Because she deserved a eulogy from people who knew her when. One that I know she didn't get, because whatever happened that night, and in the days that followed, we weren't there. We didn't even know. So I'm doing it now. Because this one time, I want to try and give her what she deserved. 

I owe her that much. 

Because her life was not the sum of its parts. Because her journey, ANYONE's journey, should not be defined by the mistakes that she made. Because if you knew her like I knew her, you knew that past all the scar tissue that accumulated, and all the genuine evil laid upon her by many of those she chose to let in closest to her, past the pain and everything that came with it, there was a poet. There was an artist. There was a genuinely talented writer and a biting satirist. There was a mind like a steel trap and sense of humor sharp as any sword that she was not afraid to use in the slightest. 

In her was a fire so bright that it blinded me from the moment I saw it, it warmed myself and so many of us on dark coastal nights at Hiller Park, it killed me to see it dim, and it drove me to the brink of emotional collapse and madness trying to rekindle it, after the darkest of influences all around her had taken their toll. 

It was a fire that myself and others, especially Tasha (god bless ya, dear), believed in enough to try and build again until each of us simply could go on no longer. It is a bitter day when the demands of your own life and the cost of trying to help a dear friend desperately in need can no longer co-exist. But such was the faith and loyalty those of us who knew her best felt she had earned. The poet, the dancer, the writer. We...I...always had to believe that they were still in there somewhere. 

And that if I had the energy to give, and she had the need, there should be no debate. Once the anger of chapters that have no place here now had died down, there are, at the core of it, few people I have fought harder for. 

I had my final conversation with Emily in June. It was difficult, hard to tell if even the embers of her past self were there. But through the haze of her chatter and pained ramblings and sobbing, there were always glimpses. A glimmer of hope in a maelstrom of paranoia and fear and panic. I made a note to check on her again, and she sent me a Facebook message afterwards, an upbeat one at that. 

A month later, she was gone. And time got away from me, and the usual time-lapse pattern of our communication led me to think nothing of it. Until today. 

Today, when I am eulogizing one of my oldest friends, my ex-fiancee, five months after she died, isolated from anyone who could have brought that news home to any of us.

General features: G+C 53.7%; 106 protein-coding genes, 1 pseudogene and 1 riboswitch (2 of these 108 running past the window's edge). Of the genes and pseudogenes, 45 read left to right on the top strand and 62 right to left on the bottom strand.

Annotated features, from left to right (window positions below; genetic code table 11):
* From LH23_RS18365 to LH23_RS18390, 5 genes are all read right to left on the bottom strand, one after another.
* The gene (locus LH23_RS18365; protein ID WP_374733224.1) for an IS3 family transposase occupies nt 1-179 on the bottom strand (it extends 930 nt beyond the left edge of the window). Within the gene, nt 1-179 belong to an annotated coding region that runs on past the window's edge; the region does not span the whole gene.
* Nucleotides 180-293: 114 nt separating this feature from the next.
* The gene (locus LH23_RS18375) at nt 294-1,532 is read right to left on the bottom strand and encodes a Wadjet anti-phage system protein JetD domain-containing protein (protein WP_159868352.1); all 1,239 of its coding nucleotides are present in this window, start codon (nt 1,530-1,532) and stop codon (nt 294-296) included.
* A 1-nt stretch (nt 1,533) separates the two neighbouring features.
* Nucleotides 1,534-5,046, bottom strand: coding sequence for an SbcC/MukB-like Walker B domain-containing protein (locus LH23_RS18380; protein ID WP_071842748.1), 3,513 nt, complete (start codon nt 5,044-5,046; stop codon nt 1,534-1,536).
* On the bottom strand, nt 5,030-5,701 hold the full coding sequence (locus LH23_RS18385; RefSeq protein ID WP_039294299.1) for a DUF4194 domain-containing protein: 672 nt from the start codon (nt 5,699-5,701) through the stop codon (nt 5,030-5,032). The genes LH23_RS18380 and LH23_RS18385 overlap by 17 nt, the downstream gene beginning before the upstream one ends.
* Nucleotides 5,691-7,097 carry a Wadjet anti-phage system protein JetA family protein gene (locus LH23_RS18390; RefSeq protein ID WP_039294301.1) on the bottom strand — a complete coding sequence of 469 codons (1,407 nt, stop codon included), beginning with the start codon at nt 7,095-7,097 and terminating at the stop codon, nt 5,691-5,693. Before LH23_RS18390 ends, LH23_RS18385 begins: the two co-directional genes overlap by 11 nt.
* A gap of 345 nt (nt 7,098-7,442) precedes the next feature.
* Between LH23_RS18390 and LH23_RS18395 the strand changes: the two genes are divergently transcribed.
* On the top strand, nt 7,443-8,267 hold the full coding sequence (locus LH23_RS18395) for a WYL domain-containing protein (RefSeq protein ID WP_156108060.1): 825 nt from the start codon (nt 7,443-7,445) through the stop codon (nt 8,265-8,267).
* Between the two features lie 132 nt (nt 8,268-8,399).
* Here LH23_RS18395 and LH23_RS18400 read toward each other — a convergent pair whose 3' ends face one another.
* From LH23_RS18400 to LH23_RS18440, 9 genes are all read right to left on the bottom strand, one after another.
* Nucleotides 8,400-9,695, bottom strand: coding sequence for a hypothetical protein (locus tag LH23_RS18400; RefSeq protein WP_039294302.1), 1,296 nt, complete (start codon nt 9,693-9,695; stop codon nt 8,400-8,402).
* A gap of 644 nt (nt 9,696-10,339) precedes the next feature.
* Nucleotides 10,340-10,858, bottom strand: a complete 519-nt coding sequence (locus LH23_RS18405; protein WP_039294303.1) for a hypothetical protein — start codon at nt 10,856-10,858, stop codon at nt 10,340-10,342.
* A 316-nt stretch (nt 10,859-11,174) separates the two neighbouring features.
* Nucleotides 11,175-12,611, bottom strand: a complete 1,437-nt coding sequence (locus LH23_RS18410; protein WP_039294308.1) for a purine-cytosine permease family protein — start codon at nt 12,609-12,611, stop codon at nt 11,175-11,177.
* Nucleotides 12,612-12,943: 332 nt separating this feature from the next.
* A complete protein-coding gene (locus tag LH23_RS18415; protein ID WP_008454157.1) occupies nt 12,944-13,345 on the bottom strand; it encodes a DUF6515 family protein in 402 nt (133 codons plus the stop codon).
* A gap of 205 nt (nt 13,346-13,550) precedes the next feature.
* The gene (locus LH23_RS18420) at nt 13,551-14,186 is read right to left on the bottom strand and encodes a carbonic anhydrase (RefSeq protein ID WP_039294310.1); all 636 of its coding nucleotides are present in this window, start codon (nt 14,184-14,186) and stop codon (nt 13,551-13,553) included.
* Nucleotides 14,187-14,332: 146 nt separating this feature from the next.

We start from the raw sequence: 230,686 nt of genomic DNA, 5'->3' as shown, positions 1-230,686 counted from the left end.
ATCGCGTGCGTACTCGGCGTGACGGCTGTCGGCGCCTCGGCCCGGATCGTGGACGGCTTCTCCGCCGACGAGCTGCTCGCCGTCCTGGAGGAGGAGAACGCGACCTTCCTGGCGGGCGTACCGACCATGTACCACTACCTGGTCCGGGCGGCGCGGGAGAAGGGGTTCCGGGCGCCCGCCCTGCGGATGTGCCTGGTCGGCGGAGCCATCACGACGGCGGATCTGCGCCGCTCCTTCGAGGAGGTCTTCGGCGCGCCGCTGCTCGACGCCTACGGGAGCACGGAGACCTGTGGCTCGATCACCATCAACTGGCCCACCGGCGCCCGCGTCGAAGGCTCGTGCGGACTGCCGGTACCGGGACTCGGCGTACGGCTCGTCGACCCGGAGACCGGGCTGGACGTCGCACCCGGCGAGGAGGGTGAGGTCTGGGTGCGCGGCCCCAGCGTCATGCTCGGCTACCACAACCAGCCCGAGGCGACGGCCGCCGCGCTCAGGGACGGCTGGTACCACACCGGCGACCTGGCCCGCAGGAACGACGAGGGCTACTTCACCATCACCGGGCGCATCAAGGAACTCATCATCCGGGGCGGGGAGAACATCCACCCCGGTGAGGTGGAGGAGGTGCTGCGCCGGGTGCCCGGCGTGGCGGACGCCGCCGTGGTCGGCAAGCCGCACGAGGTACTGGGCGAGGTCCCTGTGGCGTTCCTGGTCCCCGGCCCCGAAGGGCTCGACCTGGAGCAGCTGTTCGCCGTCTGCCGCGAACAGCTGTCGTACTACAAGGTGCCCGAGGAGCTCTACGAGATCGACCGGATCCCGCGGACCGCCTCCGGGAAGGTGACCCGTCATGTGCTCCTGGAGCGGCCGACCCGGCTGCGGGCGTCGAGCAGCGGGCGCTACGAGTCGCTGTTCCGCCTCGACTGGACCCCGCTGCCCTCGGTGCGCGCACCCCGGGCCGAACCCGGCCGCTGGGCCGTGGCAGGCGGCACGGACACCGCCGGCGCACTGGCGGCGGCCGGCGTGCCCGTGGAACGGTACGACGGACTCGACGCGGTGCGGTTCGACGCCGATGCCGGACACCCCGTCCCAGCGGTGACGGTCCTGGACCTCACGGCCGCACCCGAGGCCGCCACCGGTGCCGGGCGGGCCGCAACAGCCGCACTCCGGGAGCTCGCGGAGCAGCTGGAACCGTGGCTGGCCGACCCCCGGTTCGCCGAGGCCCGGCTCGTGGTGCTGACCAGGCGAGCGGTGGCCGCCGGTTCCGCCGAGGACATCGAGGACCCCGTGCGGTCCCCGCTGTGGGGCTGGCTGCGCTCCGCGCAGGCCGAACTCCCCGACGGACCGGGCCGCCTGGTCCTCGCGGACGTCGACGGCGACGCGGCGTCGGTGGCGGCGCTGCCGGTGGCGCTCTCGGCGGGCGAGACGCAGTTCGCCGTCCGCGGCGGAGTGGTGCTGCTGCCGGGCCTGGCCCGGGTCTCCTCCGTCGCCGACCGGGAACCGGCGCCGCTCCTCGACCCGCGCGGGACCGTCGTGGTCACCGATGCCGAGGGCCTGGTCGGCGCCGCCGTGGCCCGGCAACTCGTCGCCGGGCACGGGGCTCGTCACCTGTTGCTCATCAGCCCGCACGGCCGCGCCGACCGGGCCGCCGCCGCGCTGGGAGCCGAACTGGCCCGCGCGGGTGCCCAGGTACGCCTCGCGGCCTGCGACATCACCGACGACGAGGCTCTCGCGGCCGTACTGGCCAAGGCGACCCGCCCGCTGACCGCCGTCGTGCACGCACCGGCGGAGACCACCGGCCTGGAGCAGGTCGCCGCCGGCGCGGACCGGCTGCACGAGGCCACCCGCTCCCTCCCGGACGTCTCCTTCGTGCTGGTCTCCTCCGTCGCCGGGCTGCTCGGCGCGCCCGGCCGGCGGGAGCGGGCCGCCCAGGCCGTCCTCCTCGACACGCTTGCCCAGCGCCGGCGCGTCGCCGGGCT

Mental illness took a girl who could write Tolkien elvish and scream along to Tool, who could write poetry and talk to fairies if ever anyone could, who was sensitive and caring to the point that she often took in too much of the world's pain, and it deprived that same world of her light, and her continued growth and evolution in to someone who could have been truly amazing. If you take nothing else from my ramblings here tonight, take this:

Mental disorders, severe depression, schizophrenia, these are not things that just "happen" to "crazy people." They are serious afflictions, impacting people who are surrounded by those who love them, and who don't know how, or don't have the resources to be able, to help them. It is a horrible thing to watch. It is a horrible thing to hold someone's hand through. It is a horrible thing to not be able to protect them from voices and demons inside their own minds. It is a horrible thing to have to sit beside someone's bed to sing to them as they sob themselves to sleep. It is a horrible way to drift away from everyone and everything you once loved. And it is a horrible way to die. 

I know money is tight right now for everyone, but if you feel so moved, in Emily's memory, there are charities out there that try to help, that try to develop those resources or at least further the understanding of the enemy. I have linked a couple below, but I am always open to suggestions. 

If you can give, bless you, maybe you help spare someone else this struggle. And even if you can't, thank you for indulging me, as I try to capture the good that was Emily, one last time. 

May she finally enjoy the peace she deserves. 

http://www.afsp.org/
http://www.nami.org/


Posted via m.livejournal.com.


The Three Things Chopped Contestants are Contractually Obligated to Do
Kitty issues
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I don't watch a lot of reality television, but when I do, it apparently needs to involve someone pureeing sheep's bladder. Iron Chef America, The Next Iron Chef, The Next Food Network Star, and, most beloved of all, Chopped. Staples in my televised diet. But having consumed nearly, what, five seasons of Chopped now, I have to say that certain...patterns...begin to emerge.

1) Someone must attempt to use the blast chiller, unsuccessfully - No, seriously, we're not even sure the damn thing is plugged in. At least two out of every three episodes has someone who is actively racing a 30 minute clock develop the brilliant idea to attempt to cook something that takes 25 minutes to bring to a molten state, and then 10 minutes to set. Oh noes! But wait! The blast chiller!

In theory, the thing is like an anti-microwave. Inside a nitrogen-fueled portal to the ninth level of Dante's hell, all molecular activity will cease within minutes! You have become death, destroyer of worlds, and Brownian motion! Except not really.